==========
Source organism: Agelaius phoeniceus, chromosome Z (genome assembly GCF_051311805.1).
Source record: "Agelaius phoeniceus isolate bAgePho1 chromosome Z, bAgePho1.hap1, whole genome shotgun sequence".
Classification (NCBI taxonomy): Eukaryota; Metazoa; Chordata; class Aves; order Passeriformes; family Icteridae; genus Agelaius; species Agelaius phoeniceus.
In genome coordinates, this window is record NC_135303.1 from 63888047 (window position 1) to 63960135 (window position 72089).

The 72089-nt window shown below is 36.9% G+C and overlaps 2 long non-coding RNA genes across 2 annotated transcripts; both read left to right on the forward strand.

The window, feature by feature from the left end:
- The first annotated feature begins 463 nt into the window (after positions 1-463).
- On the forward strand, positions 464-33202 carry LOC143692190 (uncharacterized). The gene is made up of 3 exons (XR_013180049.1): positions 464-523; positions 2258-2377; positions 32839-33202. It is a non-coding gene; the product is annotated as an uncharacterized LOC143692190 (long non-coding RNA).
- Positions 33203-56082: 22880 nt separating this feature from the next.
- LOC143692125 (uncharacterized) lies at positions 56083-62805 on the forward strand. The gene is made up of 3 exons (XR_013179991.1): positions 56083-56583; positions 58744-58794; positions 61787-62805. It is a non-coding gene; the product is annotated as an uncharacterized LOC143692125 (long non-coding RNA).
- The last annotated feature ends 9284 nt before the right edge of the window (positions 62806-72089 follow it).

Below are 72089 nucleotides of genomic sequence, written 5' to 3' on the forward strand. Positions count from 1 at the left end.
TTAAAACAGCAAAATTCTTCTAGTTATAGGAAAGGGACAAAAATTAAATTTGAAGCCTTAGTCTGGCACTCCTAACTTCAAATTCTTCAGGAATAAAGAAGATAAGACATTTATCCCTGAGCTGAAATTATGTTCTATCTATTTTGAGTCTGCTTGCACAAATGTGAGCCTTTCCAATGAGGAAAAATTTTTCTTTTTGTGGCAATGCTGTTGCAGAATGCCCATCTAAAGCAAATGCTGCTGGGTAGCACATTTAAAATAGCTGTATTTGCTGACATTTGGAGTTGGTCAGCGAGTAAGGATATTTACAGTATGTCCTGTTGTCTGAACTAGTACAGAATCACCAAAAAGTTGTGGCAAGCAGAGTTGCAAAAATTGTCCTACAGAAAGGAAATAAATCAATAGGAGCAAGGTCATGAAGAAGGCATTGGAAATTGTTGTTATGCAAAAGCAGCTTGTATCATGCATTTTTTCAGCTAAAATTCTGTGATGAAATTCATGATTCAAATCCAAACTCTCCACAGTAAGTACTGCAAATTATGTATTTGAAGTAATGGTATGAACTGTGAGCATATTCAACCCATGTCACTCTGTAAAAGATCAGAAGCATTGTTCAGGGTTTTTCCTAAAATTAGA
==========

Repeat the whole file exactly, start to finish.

Source organism: Agelaius phoeniceus, chromosome Z (genome assembly GCF_051311805.1).
Source record: "Agelaius phoeniceus isolate bAgePho1 chromosome Z, bAgePho1.hap1, whole genome shotgun sequence".
Classification (NCBI taxonomy): Eukaryota; Metazoa; Chordata; class Aves; order Passeriformes; family Icteridae; genus Agelaius; species Agelaius phoeniceus.
In genome coordinates, this window is record NC_135303.1 from 63888047 (window position 1) to 63960135 (window position 72089).

The 72089-nt window shown below is 36.9% G+C and overlaps 2 long non-coding RNA genes across 2 annotated transcripts; both read left to right on the forward strand.

The window, feature by feature from the left end:
- The first annotated feature begins 463 nt into the window (after positions 1-463).
- On the forward strand, positions 464-33202 carry LOC143692190 (uncharacterized). The gene is made up of 3 exons (XR_013180049.1): positions 464-523; positions 2258-2377; positions 32839-33202. It is a non-coding gene; the product is annotated as an uncharacterized LOC143692190 (long non-coding RNA).
- Positions 33203-56082: 22880 nt separating this feature from the next.
- LOC143692125 (uncharacterized) lies at positions 56083-62805 on the forward strand. The gene is made up of 3 exons (XR_013179991.1): positions 56083-56583; positions 58744-58794; positions 61787-62805. It is a non-coding gene; the product is annotated as an uncharacterized LOC143692125 (long non-coding RNA).
- The last annotated feature ends 9284 nt before the right edge of the window (positions 62806-72089 follow it).

Below are 72089 nucleotides of genomic sequence, written 5' to 3' on the forward strand. Positions count from 1 at the left end.
TTAAAACAGCAAAATTCTTCTAGTTATAGGAAAGGGACAAAAATTAAATTTGAAGCCTTAGTCTGGCACTCCTAACTTCAAATTCTTCAGGAATAAAGAAGATAAGACATTTATCCCTGAGCTGAAATTATGTTCTATCTATTTTGAGTCTGCTTGCACAAATGTGAGCCTTTCCAATGAGGAAAAATTTTTCTTTTTGTGGCAATGCTGTTGCAGAATGCCCATCTAAAGCAAATGCTGCTGGGTAGCACATTTAAAATAGCTGTATTTGCTGACATTTGGAGTTGGTCAGCGAGTAAGGATATTTACAGTATGTCCTGTTGTCTGAACTAGTACAGAATCACCAAAAAGTTGTGGCAAGCAGAGTTGCAAAAATTGTCCTACAGAAAGGAAATAAATCAATAGGAGCAAGGTCATGAAGAAGGCATTGGAAATTGTTGTTATGCAAAAGCAGCTTGTATCATGCATTTTTTCAGCTAAAATTCTGTGATGAAATTCATGATTCAAATCCAAACTCTCCACAGTAAGTACTGCAAATTATGTATTTGAAGTAATGGTATGAACTGTGAGCATATTCAACCCATGTCACTCTGTAAAAGATCAGAAGCATTGTTCAGGGTTTTTCCTAAAATTAGA